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Genetic evaluation of egg mass and egg component traits in 3 lines of domestic fowl Jain, Genda Lal

Abstract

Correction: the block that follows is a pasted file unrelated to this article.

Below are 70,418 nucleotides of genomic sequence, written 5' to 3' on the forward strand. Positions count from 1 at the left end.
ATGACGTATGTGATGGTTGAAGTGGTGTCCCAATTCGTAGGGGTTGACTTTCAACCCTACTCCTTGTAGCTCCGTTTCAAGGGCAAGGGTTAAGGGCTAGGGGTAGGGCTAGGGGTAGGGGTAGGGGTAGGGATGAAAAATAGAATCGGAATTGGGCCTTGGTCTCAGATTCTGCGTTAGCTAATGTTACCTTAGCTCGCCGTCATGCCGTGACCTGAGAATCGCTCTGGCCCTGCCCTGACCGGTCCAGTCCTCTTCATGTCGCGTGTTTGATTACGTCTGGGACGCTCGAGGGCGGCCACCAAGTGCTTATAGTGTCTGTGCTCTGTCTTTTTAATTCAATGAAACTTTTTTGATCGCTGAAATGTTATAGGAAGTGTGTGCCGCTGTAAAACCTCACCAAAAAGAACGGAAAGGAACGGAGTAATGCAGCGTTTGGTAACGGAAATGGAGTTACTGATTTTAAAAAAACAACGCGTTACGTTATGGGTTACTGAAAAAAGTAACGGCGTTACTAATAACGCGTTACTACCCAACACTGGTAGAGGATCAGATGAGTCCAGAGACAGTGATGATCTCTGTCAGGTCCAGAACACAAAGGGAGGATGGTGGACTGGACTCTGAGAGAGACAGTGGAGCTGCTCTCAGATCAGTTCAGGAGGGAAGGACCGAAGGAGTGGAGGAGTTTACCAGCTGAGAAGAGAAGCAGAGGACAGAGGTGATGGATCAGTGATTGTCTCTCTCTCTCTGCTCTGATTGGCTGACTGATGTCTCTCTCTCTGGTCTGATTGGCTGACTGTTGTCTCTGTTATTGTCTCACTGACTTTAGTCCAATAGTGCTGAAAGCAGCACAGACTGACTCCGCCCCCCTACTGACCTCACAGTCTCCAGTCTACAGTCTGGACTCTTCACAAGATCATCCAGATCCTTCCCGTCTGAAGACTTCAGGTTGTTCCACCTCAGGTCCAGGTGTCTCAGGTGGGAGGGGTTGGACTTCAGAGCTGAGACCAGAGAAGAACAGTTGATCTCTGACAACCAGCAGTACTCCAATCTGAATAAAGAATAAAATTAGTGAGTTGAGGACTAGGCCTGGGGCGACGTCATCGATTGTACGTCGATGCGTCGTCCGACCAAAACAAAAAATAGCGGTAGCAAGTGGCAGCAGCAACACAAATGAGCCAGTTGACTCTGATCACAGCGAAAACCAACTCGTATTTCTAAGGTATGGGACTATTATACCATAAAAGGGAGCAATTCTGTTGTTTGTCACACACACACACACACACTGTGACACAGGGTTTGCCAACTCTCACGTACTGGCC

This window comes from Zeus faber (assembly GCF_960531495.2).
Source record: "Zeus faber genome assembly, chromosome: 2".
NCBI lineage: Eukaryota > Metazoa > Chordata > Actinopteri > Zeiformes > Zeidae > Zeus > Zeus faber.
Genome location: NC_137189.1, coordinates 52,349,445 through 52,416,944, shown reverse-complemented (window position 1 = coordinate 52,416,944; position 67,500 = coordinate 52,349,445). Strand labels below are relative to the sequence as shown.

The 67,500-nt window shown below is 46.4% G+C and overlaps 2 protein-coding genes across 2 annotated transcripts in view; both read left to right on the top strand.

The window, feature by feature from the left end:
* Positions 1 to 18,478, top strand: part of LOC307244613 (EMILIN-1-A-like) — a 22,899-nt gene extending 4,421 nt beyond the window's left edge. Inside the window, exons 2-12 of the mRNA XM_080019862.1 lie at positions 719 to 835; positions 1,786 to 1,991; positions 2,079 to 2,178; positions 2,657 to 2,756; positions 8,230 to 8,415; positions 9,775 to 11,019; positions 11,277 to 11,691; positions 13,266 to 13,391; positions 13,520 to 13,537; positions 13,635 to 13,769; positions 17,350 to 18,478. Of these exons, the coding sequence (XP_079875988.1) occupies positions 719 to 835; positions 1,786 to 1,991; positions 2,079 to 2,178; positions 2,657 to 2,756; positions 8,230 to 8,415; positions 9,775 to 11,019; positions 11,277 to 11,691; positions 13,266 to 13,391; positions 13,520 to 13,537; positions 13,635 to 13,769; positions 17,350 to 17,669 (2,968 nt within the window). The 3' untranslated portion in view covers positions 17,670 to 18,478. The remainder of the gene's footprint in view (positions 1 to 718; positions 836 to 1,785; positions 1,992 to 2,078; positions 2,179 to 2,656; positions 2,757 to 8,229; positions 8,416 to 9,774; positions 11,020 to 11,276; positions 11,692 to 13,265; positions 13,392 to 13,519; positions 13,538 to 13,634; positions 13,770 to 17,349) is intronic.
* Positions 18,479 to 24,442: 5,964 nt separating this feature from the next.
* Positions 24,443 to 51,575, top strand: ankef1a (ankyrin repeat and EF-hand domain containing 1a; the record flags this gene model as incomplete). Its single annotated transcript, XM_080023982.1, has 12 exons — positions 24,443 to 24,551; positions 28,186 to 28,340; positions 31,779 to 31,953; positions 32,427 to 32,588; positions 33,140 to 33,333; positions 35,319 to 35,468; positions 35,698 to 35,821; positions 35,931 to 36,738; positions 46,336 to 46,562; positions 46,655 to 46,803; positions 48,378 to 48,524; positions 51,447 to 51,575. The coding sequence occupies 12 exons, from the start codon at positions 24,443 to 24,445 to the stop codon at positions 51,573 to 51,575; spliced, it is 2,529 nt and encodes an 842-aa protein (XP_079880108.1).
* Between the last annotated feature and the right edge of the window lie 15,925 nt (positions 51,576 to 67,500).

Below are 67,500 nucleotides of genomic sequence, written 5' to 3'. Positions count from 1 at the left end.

A study was conducted to make a genetic evaluation of egg mass (weight of the total eggs laid in a given period) in order to determine its genetic potential as a new criterion for selection as compared to the conventional selection program based on egg number (early and full production records). In addition, biometrical evaluations of some egg component traits: yolk weight, albumen weight, shell weight, percent yolk, percent albumen, percent shell, albumen percent solid, yolk percent solid, yolk percent protein, albumen percent protein, yolk solid and albumen solid were made. The aforementioned traits were measured on 3 random bred lines of chickens in quarterly periods through the laying year. Within each line, the heritability estimates of egg number and egg mass for any given period (275, 325, 450 and 540 days of age) were found to be in close agreement. In general, for egg number and egg mass, selection from early production records showed higher gains per unit of time than full year production records, A negative genetic correlation between egg number traits and egg weight traits and a positive genetic correlation between egg mass and egg weight traits was found, therefore, selection for egg mass was recommended. Relative merit of early and full year egg records as selection criterion was discussed in the light of the results obtained for the three lines. It was concluded that the decision as to which criterion should be used would have to depend upon the genetic properties of the population in question. Line effects were found to be significant for all the egg component traits studied, except percent shell, A season-age effect was also found to be significant in all the traits studied. Season-age by sire interactions were found to be non-significant for all the traits in all the three lines. The importance of yolk size from a human nutrition standpoint was discussed. A selection program based on total yolk weight produced by a hen in a given period (yolk mass) was suggested. Because of the water in the egg being an essential nutrient for the developing chick embryo, it was suggested that selection be made on the egg solid or egg solid mass (total amount of solid laid by a hen in a given period). The heritability estimates of albumen percent solid and albumen percent protein were high and of the same magnitude. It was, therefore, suggested that an increase in percent protein in albumen should be achieved by selection of albumen percent solid.

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